Also known as Cooley’s anemia, this genetic blood disorder is part of a group of hematologic disorders known as thalassemia. There are multiple categories of thalassemia, and they are one of many subtypes of a common condition known as anemia.
This type of anemia can seem complicated because of the multiple variations in inheritance and expression of abnormal genes. This abnormality results in the excessive destruction of red blood cells. Red blood cells carry hemoglobin, and it is a mix of alpha globin and beta globin proteins.
It is the beta globin protein that is affected in this type of thalassemia. This results in a decreased production of the beta globin protein in hemoglobin. This protein deficiency results in a decrease in the total amount of hemoglobin measured in the blood stream. Deficiencies of hemoglobin, also known as anemia, decrease the availability of red blood cells to transport oxygen from the lungs to the rest of the body.
Where Does It Come From?
The genetic factors identified in this type of anemia are traced to the Mediterranean and surrounding regions. In fact the term thalassemia is derived from Greek roots meaning ‘sea’ and ‘blood’. It is interesting to note that some studies suggest the thalassemia trait may actually afford some immunologic protection against malaria, and areas that have been associated with a higher prevalence of malaria occur in the same areas associated with a greater prevalence of this genetic trait.
Beta-thalassemia is actually a group of genetic disorders with many subtypes and expressions resulting in a range of severity and symptomatology. This genetic abnormality is classified most commonly through three primary groups. These groups include thalassemia major, thalassemia intermedia, and thalassemia minor. The distinction among them is defined by the variability of the inheritance of genes from one parent or both parents. Expression of the defective gene.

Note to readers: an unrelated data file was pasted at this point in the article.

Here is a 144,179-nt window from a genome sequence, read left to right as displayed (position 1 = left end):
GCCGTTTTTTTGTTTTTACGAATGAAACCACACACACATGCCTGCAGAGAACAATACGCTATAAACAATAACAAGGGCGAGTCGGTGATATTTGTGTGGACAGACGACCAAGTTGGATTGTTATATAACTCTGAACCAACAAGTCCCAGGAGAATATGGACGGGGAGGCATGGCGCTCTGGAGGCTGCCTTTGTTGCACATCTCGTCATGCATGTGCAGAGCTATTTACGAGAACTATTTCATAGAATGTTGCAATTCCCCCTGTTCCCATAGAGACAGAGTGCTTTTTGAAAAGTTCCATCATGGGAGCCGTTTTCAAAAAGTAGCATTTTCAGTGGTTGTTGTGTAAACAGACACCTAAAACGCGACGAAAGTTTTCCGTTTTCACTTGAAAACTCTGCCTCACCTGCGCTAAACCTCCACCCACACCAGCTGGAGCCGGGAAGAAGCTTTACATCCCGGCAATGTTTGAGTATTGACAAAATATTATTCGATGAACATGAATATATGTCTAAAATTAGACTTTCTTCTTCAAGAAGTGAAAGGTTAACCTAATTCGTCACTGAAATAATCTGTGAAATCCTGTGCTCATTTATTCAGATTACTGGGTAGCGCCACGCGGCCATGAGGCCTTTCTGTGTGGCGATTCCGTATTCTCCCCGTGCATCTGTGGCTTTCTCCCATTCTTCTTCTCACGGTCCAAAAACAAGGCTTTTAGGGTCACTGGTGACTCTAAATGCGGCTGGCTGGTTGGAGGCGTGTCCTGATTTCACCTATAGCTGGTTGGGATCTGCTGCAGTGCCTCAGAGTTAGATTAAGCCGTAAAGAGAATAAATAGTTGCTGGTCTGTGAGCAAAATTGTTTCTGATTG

Those individuals who receive only one defective gene from one parent are in the thalassemia minor group while those who receive a defective gene from both parents are diagnosed as having thalassemia major.
What Symptoms Occur?
Thalassemia minor is typically asymptomatic. It is detected and diagnosed by examining the abnormal hemoglobin protein through electrophoresis or mutational analysis. It is an important diagnosis to make for genetic counseling and prenatal risk assessment.
Individuals with this type of thalassemia should be closely followed by their doctors as complications can occur including enlargement of the spleen and liver abnormalities. Recent studies have also suggested there may be an increased risk of infection and mood disorders associated with thalassemia minor.
Beta-thalassemia major is the severe form that occurs from acquiring the abnormal gene from both parents. These individuals develop severe anemia which require intensive treatment and medical care. Though often normal at birth, severe symptoms develop and can result in heart failure and liver abnormalities resulting in early death.
How Is It Treated?
Patients with severe symptoms are often treated with blood transfusions and require other procedures such as chelation therapy to remove the increased iron that occurs along with the transfusions. Bone marrow transplants may be performed especially in children to treat this severe form of anemia.